A spiking victim has shared a chilling photo showing her unconscious in a hospital bed after suffering a seizure in a nightclub in Swansea amid demands to take the crime seriously as the ‘Girls’ Night In’ campaign gathers pace.
Students are planning to boycott nightclubs next week as part of nationwide protests, with more than 30 universities boycotting clubs in a bid to force venues to increase safety measures.
Following reports of spiking by needles in Nottingham, a petition calling for it to be a ‘legal requirement’ for nightclubs to ‘thoroughly’ search customers upon arrival has been signed by more than 130,000 people.
Meanwhile, two men have been arrested as part of an ongoing investigation into spikings in Nottingham, Nottinghamshire Police has said.
A 35-year-old man was also last night arrested on suspicion of possession of drugs with intent to administer them at a night club in Lincoln.
Force commissioner Marc Jones tweeted: ‘A superb arrest! We cannot accept people being unsafe when they go out with friends for a drink.
‘This arrest should send a huge signal to those would be criminals who look to prey on our community in this despicable way.’
It came as Kirsty Howells, 25, released a photo taken in hospital after she was spiked – when victims are drugged without their knowledge either physically with needles or via their drinks – with what is thought to be ketamine.
Ilana El-baz, 20, has also recalled how she was left semi-paralysed on a staircase after returning home from a Bristol nightclub three weeks ago.
The Girls’ Night In campaign will spread across 43 university towns and cities over the next fortnight.
It comes in response to a reported rise in drinks being ‘spiked’ and a new alarming trend of girls being injected unknowingly with drugs.
Victims have become violently ill while out and only realised they had been injected when they found ‘pin prick’ marks on their bodies.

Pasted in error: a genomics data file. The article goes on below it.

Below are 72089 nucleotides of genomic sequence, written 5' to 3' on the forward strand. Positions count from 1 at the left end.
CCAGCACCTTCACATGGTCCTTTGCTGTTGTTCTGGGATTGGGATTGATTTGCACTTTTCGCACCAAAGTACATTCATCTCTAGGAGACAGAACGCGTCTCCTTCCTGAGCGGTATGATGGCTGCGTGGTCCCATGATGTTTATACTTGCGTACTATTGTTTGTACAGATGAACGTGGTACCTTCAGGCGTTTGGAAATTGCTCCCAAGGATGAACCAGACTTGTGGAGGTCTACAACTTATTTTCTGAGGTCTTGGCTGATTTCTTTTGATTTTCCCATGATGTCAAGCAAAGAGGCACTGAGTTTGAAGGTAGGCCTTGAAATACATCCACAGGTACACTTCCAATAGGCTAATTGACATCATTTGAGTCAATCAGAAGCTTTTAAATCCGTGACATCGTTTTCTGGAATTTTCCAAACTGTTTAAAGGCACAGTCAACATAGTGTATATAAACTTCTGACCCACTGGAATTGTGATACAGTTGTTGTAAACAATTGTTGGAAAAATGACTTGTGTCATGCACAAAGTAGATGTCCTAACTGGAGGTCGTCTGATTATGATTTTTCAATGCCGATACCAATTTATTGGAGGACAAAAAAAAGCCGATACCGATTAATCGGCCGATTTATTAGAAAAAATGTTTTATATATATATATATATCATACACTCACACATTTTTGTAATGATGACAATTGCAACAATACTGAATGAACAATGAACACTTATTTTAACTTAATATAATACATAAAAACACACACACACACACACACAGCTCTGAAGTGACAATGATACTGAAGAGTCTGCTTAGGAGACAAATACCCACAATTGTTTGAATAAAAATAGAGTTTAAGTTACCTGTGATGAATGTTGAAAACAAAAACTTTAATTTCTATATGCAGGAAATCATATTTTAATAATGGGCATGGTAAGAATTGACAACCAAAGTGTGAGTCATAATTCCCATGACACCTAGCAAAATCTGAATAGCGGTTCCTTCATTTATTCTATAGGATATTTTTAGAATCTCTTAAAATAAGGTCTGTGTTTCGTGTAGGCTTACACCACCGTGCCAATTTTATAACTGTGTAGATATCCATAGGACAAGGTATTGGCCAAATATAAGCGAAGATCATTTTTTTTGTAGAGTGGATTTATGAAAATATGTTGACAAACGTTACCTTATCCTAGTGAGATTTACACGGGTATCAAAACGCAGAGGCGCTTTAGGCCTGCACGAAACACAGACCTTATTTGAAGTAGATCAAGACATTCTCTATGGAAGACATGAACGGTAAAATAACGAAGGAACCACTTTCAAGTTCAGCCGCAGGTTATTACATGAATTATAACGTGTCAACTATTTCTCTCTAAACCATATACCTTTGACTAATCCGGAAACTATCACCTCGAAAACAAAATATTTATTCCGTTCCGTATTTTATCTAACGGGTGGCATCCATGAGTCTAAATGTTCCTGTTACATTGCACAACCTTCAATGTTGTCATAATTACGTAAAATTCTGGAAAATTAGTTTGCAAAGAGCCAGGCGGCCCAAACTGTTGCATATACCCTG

Those taking part in the boycott will stay at home on a designated night to raise awareness of the attacks and encourage venues to improve security.
New figures have also emerged showing 15 per cent of females, seven per cent of males and 17 per cent of those identifying as other have had their drink spiked, according to a snap poll by The Alcohol Education Trust.
The survey, which was open for a week from October 12 and had 747 responses, asked: ‘Do you think you have ever had one of your drinks spiked?’, with 94 replying yes and a further 26 saying ‘maybe’.
Kirsty Howells, 25, shared a picture from her hospital bed after she was spiked – when victims are drugged without their knowledge either physically with needles or via their drinks – in Swansea one evening
Ilana El-baz (pictured above), 20, has recalled how she was left semi-paralysed on a staircase after returning home from a Bristol nightclub three weeks ago. She shared a recording filmed by her boyfriend showing her struggling to get up the stairs with her eyes rolling as her head falls into the railings
Helena Conibear, CEO of The Alcohol Education Trust, told MailOnline: ‘Up until now, we have had extensive verbal evidence of the level of drink spiking and where it is taking place as we work with young people day to day across the UK.
‘This snap poll of 750 young people confirms all the trends we have been listening to: the shocking fact that one in eight young women have experienced spiking, that it is happening as often at private parties as in the night time economy and that most people do not report spiking at the moment as they worry they will not be believed, are unsure exactly what happened or feel it was too late by the time they realised.’
She added: ‘As 50 per cent of cases where drink spiking was reported weren’t followed up, the lack of reporting is perhaps not surprising. If we are going to tackle drink spiking we ask everyone to please report it to the venue, police or go to A and E.
‘Try and keep the drink as evidence and ask for a blood or urine test. To anyone thinking it is a joke to spike someone’s drink, can we remind them that it is a serious criminal offence with up to a ten years prison sentence, not to mention the sometimes devastating effect it can have on victims’ lives.’
Emily Bennett, 19, who is one of the boycott leaders at Manchester University, said: ‘Obviously, we’re concerned by the rise of spiking.’
The Liberation and Access Officer at the University of Manchester’s Students’ Union added: ‘People need to feel safe going out and people doing the spikings need to know they can’t, that venues won’t accept it.
‘The number of emails we’ve had from students saying ‘we don’t feel safe’ and don’t feel safe to go out.’
The boycott, which has been gaining momentum on Instagram under the account girlsnightinmanc, is spearheaded by the University of Manchester’s Students’ Union.
Student Zara Owen, 19, told the BBC that she believes she was spiked through an injection on a night out in Nottingham.
Ms Owen blacked out shortly after arriving at a nightclub and later found a pin prick in her leg.Speaking to Mike Sweeney on BBC Radio Manchester this week, Andy Burnham discussed the issue of drinks being spiked.